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The opening credits of this film read: "Thornton Wilder's Pulitzer Prize novel The Bridge of San Luis Rey. According to a news item in New York Times, Benedict Bogeaus, a former Chicago businessman, paid $50,000 for the rights to this picture, which marked his first foray into producing. Pre-production news items in Hollywood Reporter yield the following information about the production: Bogeaus negotiated with Rouben Mamoulian and Fritz Lang to direct the picture and considered both Pola Negri and Margo for lead roles. Kent Smith tested for the role of the twin brothers. Bogeaus initially conceived of filming the production in Technicolor. A September 14, 1943 Hollywood Reporter news item announced Philip Tannura as cinematographer, but his contribution to the released film has not been confirmed. Although a September 17, 1943 production chart credits John Mescall as cinematographer, all subsequent production charts list John Boyle in that position. An November 18, 1943 Hollywood Reporter news item adds Theodore Von Eltz to the cast, but his appearance in the released film has not been confirmed. A news item in Los Angeles Daily News notes that Reynaldo Luza, who served as technical advisor and costume designer on this picture, was a celebrated Peruvian artist. Although the copyright records, Motion Picture Herald and Variety reviews list the film's running time as 107 minutes, the Daily Variety review lists it as 90 minutes. The viewed print was 87 minutes, the length quoted by modern sources.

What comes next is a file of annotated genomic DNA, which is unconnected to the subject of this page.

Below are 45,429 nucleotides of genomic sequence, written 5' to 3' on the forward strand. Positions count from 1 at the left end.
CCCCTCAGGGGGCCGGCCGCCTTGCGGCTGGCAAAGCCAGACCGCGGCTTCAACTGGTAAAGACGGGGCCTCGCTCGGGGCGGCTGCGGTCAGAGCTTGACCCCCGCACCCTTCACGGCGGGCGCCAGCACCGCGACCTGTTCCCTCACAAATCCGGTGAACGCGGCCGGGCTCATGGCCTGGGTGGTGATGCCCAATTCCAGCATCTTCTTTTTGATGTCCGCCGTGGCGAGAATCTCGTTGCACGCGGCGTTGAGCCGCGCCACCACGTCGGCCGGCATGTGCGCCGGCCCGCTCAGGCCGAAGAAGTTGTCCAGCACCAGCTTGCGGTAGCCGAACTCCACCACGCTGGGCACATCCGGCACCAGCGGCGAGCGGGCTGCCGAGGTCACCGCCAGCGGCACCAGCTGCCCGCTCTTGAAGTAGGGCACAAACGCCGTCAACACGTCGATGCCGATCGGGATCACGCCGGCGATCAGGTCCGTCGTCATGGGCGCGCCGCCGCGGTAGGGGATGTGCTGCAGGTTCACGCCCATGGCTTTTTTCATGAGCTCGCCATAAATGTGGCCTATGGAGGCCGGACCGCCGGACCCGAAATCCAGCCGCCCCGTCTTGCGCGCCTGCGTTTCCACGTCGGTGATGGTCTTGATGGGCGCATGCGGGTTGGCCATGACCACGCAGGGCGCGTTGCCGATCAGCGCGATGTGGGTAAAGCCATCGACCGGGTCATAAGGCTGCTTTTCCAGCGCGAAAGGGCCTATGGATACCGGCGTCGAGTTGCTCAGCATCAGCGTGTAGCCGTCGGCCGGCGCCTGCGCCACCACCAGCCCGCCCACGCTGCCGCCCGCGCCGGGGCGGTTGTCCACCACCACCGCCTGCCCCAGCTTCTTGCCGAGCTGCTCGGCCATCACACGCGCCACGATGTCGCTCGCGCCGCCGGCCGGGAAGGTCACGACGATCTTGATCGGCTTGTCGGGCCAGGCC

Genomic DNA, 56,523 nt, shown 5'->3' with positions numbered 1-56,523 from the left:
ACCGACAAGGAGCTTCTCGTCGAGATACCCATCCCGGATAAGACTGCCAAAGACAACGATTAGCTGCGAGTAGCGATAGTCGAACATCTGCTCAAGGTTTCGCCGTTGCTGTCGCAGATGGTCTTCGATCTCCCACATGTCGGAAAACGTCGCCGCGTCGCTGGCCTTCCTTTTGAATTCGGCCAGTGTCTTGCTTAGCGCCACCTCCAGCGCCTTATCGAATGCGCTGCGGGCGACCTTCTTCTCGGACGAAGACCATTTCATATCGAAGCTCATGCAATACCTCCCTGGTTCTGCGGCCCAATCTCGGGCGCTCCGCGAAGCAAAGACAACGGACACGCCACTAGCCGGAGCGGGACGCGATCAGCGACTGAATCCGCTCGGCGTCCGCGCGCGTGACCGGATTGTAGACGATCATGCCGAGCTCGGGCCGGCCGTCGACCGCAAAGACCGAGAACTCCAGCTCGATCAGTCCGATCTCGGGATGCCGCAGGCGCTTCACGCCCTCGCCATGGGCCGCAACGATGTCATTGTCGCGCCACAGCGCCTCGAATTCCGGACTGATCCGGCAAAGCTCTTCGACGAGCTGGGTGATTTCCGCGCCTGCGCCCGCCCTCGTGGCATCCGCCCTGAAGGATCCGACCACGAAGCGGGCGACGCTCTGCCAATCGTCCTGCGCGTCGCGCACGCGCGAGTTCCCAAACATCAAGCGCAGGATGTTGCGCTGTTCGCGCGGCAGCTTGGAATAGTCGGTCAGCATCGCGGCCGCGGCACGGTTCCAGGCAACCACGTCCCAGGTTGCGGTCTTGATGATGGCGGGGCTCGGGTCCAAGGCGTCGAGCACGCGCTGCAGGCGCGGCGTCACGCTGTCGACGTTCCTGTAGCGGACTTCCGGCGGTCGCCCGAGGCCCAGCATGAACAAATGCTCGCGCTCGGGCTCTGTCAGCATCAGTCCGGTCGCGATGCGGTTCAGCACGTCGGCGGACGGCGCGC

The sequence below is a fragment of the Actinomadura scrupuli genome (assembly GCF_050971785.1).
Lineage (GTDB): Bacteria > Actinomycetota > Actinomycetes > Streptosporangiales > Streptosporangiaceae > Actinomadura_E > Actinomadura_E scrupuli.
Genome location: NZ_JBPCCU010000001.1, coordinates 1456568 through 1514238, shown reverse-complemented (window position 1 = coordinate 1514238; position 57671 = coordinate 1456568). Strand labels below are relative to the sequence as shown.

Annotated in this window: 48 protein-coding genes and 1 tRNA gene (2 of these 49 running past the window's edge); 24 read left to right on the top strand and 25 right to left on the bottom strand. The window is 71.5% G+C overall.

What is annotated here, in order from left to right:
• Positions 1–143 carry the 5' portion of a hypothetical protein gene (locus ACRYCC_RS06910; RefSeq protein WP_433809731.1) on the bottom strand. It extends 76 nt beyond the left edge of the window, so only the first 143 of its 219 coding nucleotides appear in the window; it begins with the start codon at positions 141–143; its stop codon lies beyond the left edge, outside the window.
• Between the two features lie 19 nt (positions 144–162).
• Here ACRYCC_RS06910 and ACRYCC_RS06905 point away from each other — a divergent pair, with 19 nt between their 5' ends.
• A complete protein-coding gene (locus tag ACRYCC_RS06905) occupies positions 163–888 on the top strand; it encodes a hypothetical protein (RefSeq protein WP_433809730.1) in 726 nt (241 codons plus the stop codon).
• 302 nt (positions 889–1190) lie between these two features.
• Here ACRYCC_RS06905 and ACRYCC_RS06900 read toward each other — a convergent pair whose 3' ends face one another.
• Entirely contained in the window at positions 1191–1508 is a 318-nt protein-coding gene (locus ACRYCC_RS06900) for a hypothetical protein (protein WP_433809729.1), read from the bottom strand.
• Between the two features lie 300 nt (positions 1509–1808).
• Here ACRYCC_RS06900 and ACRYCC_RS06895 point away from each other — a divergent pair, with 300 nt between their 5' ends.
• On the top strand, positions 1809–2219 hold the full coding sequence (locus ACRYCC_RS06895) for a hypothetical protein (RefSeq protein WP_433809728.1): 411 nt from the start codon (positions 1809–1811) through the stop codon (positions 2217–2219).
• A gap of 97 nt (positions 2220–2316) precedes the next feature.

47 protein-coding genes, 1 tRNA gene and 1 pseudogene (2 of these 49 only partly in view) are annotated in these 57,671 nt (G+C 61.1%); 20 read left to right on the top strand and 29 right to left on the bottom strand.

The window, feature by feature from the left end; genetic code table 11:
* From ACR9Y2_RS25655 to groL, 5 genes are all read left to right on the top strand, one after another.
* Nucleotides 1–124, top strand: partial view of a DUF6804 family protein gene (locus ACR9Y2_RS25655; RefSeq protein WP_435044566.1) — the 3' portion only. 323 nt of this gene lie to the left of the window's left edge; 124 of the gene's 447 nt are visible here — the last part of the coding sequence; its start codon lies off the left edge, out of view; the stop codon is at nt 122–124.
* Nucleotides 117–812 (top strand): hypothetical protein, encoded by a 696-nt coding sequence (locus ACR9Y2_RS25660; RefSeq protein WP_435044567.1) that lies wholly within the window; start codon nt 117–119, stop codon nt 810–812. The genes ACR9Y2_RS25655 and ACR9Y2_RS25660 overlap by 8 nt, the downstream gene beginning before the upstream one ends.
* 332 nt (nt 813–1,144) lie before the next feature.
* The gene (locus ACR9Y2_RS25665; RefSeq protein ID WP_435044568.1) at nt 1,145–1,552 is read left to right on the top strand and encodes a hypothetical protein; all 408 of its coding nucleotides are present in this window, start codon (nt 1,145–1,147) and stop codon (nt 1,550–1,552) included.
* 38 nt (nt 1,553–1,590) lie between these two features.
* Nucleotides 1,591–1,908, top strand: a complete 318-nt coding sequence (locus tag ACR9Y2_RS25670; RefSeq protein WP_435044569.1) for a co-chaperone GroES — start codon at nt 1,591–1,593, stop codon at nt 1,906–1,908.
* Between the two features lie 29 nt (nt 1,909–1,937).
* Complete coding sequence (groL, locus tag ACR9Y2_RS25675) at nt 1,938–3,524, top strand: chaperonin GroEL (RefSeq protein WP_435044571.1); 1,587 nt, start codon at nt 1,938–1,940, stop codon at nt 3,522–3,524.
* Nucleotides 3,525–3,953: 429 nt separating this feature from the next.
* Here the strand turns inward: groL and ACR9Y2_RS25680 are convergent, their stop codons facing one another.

This picture was nominated for an Academy Award for Best Score. Wilder's novel was previously filmed by M-G-M in 1929, and starred Lily Damita and Ernest Torrance and was directed by Charles Brabin (see AFI Catalog of Feature Films, 1921-30; F2.0601). On January 21, 1958, CBS broadcast a televised version of the story starring Hume Cronyn, Viveca Lindfors, and directed by Robert Mulligan.